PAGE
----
Here’s a little SPSS tip.
(As an aside, I hope this goes without saying, but never, never, never, never use Recode into Same Variable. Always Recode into Different Variable so you don’t overwrite your data and then discover you made a mistake. Or worse, not discover. It happens).
And the easiest way to do that is to simply look at the data. You need to look at the values of the new variable along with the variables you created it from. Work your way through the variable creation logic and make sure you got the values you should be getting.
To do this, you need your old and new variables next to each other. This is tricky to do in the data spreadsheet if the variables you’re creating from are way back in a huge data set.
A much easier approach is to use the SUMMARIZE command. All it does is list out the data for the variables you tell it to.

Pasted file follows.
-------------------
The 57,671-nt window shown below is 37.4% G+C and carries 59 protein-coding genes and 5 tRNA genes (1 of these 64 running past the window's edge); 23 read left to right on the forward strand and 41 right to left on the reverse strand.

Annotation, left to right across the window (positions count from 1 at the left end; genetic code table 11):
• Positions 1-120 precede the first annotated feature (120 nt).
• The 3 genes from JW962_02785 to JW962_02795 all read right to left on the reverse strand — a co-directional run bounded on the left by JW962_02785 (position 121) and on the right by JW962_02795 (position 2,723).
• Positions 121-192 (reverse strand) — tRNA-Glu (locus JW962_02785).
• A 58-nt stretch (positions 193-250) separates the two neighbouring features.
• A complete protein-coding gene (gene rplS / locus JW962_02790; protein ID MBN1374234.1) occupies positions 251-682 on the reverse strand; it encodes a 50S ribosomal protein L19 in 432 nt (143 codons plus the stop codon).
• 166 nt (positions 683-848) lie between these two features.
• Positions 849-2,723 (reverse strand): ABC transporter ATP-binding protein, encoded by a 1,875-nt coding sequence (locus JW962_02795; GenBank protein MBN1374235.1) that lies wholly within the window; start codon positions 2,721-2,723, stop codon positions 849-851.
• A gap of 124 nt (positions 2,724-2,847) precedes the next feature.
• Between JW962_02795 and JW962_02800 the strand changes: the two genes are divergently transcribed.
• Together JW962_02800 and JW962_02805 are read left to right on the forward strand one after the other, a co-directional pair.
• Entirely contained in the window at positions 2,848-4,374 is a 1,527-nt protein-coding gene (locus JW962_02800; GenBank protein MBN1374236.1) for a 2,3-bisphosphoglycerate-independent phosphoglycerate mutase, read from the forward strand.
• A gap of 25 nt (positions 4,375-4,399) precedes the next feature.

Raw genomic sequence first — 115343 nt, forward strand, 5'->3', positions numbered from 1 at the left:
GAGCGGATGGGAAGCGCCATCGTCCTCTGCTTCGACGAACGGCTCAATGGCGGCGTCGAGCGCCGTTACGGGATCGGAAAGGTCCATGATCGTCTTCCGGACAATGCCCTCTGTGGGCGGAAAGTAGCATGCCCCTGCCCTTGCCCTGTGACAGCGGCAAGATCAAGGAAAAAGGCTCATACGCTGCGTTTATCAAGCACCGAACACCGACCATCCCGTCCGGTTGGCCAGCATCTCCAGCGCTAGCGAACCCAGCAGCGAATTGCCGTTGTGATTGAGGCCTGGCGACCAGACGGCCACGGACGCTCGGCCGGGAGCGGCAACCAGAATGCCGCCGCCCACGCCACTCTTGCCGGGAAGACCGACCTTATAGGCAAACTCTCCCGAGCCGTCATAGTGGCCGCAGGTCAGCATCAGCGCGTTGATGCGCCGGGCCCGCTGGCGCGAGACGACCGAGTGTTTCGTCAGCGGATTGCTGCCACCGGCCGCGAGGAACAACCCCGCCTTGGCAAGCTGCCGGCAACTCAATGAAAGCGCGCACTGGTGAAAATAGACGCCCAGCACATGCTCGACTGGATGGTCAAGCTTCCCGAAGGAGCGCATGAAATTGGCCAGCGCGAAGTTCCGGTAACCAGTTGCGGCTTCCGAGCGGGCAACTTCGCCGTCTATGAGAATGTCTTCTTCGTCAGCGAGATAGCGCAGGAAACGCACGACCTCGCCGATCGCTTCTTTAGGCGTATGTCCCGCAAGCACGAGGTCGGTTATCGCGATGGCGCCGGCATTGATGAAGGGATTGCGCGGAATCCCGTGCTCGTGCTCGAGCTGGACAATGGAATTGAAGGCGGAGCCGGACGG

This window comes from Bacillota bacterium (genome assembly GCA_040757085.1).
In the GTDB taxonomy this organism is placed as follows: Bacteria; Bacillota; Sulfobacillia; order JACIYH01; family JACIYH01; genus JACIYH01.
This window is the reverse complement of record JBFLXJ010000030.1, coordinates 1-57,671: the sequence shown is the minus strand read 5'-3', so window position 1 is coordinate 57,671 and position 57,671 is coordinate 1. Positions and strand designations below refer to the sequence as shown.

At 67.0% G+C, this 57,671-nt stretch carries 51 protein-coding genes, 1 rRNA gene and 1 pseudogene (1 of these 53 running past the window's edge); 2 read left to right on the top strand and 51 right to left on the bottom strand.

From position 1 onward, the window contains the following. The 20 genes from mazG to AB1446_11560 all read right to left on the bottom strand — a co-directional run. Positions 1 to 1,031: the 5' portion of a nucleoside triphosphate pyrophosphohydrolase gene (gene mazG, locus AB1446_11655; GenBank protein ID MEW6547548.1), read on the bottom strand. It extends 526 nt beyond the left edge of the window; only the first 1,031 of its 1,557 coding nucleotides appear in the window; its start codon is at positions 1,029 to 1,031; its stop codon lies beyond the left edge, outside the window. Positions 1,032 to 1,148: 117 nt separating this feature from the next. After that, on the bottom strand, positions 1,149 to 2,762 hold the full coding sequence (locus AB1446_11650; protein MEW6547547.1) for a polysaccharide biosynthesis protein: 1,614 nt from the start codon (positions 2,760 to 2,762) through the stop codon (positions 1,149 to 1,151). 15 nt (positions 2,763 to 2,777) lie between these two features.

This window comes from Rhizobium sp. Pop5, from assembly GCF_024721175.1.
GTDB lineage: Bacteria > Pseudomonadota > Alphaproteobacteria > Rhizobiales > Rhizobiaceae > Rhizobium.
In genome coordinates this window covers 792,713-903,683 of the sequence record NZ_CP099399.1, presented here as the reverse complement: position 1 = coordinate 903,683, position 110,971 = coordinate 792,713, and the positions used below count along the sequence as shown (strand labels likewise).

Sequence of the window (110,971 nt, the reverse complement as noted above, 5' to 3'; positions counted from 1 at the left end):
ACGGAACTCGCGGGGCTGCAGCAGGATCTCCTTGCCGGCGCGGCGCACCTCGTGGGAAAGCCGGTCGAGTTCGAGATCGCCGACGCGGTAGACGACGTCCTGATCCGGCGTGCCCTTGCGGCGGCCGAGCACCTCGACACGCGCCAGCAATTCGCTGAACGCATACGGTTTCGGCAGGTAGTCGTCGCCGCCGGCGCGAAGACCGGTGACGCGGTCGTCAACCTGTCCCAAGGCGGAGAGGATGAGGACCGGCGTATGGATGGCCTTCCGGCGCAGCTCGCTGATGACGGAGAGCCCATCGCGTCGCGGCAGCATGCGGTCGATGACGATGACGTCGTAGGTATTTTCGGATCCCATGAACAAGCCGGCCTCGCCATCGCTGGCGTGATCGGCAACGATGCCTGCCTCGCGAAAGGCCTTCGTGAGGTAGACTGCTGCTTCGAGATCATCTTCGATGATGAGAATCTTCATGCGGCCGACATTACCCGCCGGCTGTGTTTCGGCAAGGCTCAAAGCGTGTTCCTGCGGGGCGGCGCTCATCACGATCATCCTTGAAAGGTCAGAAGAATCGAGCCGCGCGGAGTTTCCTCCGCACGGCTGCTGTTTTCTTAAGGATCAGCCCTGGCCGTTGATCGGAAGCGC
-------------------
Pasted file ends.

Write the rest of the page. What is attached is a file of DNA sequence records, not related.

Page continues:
You can do it through the menus using:
Just list your newly created variable along with the ones you used to create it in the Variables box.
The default is to list only the first 100 cases, so you don’t end up with a ginormous table if you have a large data set. But you can easily change this up or down, depending on whether you need more or fewer cases to check your logic.
This is the syntax to do the same thing:
/TABLES=OldVar1 OldVar2 NewVar
/FORMAT=LIST NOCASENUM TOTAL LIMIT=100
Want to learn more? If you’re just getting started with data analysis in SPSS, or would like a thorough refresher, please join us in our online workshop Introduction to Data Analysis in SPSS.